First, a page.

The new solid detergent germicidal cleansing bars are light tan in color with a smooth lustrous texture. The bars are of such durability and firmness as to make them eminently suitable for use in the routine cleansing and degerming of both biologic tissues and inanimate objects. The dissolution rate for a representative core, 15 mm. in diameter and 16 mm. long, obtained from the new solid bar prepared from the above described formulations, when placed in a suitable cylinder and exposed to running water at 50 C., was established to be not less than minutes. The cleansing properties of the solid bar were found to be highly desirable and 1 percent aqueous dispersion of a sample of a solid bar prepared according to the above formulations, has a surface tension of not less than 25 dynes/cm. and not more than 38 dynes/cmF. The interfacial tension of a 1 percent dispersion of a representative solid detergent bar formulation described above, when tested against a mineral oil interface is not greater than 2 dynes/cm. When cc. of 5 percent w./v. aqueous dispersion of the new solid bar iodophor-containing composition is shaken in a graduated, stoppered cylinder, an initial foamhead of 45 cc, is formed which, after one hour, exhibits a residual height of 35 cc. The type of foam produced initially is a small dense foam and at the end of one hour, there is only a moderate increase in the foam size. This desirable lathering characteristic makes the new composition particularly desirable for use as a shaving preparation.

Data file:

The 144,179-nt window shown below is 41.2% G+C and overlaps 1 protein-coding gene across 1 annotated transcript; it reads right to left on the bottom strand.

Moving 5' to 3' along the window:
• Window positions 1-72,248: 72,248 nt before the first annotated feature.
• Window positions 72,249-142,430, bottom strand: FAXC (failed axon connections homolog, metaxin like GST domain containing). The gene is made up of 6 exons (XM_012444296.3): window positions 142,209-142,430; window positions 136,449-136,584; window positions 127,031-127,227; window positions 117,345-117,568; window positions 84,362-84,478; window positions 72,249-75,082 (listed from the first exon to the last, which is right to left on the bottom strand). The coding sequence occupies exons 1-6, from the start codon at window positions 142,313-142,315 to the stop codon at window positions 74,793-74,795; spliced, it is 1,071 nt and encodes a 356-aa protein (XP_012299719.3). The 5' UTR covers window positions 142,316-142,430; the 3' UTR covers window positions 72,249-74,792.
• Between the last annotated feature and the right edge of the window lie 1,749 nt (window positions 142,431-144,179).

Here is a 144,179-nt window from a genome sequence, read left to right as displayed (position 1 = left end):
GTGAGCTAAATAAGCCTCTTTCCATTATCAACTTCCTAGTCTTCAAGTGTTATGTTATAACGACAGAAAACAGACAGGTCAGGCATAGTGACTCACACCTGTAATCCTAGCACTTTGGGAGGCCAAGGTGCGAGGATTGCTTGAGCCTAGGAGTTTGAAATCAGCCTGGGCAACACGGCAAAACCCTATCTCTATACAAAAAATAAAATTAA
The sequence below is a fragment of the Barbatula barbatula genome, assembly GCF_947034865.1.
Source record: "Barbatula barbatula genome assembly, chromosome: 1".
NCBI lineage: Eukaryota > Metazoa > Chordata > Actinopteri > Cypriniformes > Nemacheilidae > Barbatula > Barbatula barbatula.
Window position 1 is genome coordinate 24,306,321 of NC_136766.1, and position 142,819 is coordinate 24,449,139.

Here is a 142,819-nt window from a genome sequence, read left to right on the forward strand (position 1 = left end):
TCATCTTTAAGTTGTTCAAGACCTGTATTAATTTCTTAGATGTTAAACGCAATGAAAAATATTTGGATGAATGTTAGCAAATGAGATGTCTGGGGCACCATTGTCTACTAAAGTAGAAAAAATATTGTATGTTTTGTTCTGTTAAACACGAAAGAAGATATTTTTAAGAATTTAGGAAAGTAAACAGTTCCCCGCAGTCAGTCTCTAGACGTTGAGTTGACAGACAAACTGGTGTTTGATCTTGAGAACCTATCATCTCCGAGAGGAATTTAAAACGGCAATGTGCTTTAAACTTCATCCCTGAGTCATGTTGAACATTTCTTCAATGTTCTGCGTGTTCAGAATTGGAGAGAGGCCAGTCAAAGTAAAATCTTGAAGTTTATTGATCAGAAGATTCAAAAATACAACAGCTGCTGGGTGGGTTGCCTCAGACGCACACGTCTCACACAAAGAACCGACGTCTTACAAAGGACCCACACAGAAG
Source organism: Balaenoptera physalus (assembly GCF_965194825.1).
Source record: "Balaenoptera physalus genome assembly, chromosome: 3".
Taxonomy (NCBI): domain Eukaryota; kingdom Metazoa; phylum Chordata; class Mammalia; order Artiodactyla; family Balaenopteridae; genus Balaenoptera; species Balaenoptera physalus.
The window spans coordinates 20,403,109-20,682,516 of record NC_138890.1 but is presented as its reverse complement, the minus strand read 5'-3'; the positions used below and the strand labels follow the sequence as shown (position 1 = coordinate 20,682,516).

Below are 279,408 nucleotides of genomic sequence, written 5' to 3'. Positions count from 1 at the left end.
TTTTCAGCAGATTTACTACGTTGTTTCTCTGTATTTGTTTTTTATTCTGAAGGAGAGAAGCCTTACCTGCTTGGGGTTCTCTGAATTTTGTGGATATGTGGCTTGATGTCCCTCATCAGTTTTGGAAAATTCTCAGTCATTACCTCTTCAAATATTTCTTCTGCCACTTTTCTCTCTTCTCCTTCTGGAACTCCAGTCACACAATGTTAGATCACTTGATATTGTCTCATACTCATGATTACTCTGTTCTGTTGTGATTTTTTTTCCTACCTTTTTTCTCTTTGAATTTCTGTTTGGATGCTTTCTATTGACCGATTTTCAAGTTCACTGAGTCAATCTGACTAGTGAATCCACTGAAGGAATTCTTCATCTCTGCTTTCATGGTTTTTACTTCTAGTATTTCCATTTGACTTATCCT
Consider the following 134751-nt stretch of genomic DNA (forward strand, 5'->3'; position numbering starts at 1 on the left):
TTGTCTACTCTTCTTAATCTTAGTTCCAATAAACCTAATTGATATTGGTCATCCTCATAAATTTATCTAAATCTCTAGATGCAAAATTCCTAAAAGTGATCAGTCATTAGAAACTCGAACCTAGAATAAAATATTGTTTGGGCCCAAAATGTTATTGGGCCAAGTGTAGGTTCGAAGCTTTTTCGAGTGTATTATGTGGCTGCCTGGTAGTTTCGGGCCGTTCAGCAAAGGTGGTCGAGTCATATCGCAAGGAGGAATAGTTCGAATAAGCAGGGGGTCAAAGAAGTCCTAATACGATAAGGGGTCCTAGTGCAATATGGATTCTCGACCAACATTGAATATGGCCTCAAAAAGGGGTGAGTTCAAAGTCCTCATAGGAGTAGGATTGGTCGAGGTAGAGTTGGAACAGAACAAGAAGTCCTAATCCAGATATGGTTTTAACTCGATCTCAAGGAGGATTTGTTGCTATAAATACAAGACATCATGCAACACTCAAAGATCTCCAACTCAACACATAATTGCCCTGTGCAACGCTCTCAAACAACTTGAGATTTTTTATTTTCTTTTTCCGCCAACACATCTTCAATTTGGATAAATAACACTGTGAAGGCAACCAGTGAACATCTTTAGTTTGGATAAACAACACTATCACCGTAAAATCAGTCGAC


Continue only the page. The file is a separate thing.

The pH of a 5 percent dispersion of the new compositions has a pH range of not less than pH 4.5 and not more than pH 7. This slightly acid pH range is highly desirable in maintaining the acid-mantle of the skin. It is well known that both the microbial invasion and seborrheal pathology are accompanied by a shift in the surface pH of the skin from the mild acid range to the more alkaline pH. An important characteristic of agents used to treat such entities is their ability to maintain the acid pH of the skin and it is because of their alkalinity that virtually all natural soap products and alkaline synthetic detergent cleansing bars are not recommended for use in the presence of these conditions. The unexpected finding of the highly desirable acid mantle characteristic of the pH of the new composition, despite the presence of an anionic detergent, makes these new compositions most satisfactory for use in cleansing and degerming the skin in the presence of these pathologic states.